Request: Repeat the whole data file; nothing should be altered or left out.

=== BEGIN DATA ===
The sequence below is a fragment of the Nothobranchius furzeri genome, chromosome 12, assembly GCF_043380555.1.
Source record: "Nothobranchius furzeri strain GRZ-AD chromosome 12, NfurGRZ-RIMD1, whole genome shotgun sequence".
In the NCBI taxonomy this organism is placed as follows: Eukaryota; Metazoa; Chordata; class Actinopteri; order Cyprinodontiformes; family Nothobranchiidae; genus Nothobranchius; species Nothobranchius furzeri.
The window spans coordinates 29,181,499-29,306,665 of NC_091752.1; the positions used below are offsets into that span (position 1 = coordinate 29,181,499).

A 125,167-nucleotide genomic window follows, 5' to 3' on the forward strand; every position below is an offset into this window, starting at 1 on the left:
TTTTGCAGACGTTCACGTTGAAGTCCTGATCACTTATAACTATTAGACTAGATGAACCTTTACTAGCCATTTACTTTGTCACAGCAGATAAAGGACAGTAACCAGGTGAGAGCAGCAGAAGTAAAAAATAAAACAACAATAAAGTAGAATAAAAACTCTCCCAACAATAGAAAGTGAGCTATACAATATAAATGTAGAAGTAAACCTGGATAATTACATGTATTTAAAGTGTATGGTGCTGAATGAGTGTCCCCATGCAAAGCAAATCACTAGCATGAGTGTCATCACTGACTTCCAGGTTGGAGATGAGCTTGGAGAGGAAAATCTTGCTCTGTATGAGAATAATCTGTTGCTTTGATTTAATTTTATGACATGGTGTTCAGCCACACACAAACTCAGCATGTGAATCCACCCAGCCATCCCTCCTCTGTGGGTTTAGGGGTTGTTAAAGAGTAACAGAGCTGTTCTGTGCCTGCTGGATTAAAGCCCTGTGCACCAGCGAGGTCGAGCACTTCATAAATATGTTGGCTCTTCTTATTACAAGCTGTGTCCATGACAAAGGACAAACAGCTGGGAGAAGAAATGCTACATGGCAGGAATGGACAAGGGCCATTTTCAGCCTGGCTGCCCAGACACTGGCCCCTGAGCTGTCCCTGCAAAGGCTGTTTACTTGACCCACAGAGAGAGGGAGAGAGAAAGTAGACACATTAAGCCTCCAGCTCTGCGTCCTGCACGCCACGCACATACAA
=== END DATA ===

The sequence below is a fragment of the Nothobranchius furzeri genome, chromosome 12, assembly GCF_043380555.1.
Source record: "Nothobranchius furzeri strain GRZ-AD chromosome 12, NfurGRZ-RIMD1, whole genome shotgun sequence".
In the NCBI taxonomy this organism is placed as follows: Eukaryota; Metazoa; Chordata; class Actinopteri; order Cyprinodontiformes; family Nothobranchiidae; genus Nothobranchius; species Nothobranchius furzeri.
The window spans coordinates 29,181,499-29,306,665 of NC_091752.1; the positions used below are offsets into that span (position 1 = coordinate 29,181,499).

A 125,167-nucleotide genomic window follows, 5' to 3' on the forward strand; every position below is an offset into this window, starting at 1 on the left:
TTTTGCAGACGTTCACGTTGAAGTCCTGATCACTTATAACTATTAGACTAGATGAACCTTTACTAGCCATTTACTTTGTCACAGCAGATAAAGGACAGTAACCAGGTGAGAGCAGCAGAAGTAAAAAATAAAACAACAATAAAGTAGAATAAAAACTCTCCCAACAATAGAAAGTGAGCTATACAATATAAATGTAGAAGTAAACCTGGATAATTACATGTATTTAAAGTGTATGGTGCTGAATGAGTGTCCCCATGCAAAGCAAATCACTAGCATGAGTGTCATCACTGACTTCCAGGTTGGAGATGAGCTTGGAGAGGAAAATCTTGCTCTGTATGAGAATAATCTGTTGCTTTGATTTAATTTTATGACATGGTGTTCAGCCACACACAAACTCAGCATGTGAATCCACCCAGCCATCCCTCCTCTGTGGGTTTAGGGGTTGTTAAAGAGTAACAGAGCTGTTCTGTGCCTGCTGGATTAAAGCCCTGTGCACCAGCGAGGTCGAGCACTTCATAAATATGTTGGCTCTTCTTATTACAAGCTGTGTCCATGACAAAGGACAAACAGCTGGGAGAAGAAATGCTACATGGCAGGAATGGACAAGGGCCATTTTCAGCCTGGCTGCCCAGACACTGGCCCCTGAGCTGTCCCTGCAAAGGCTGTTTACTTGACCCACAGAGAGAGGGAGAGAGAAAGTAGACACATTAAGCCTCCAGCTCTGCGTCCTGCACGCCACGCACATACAA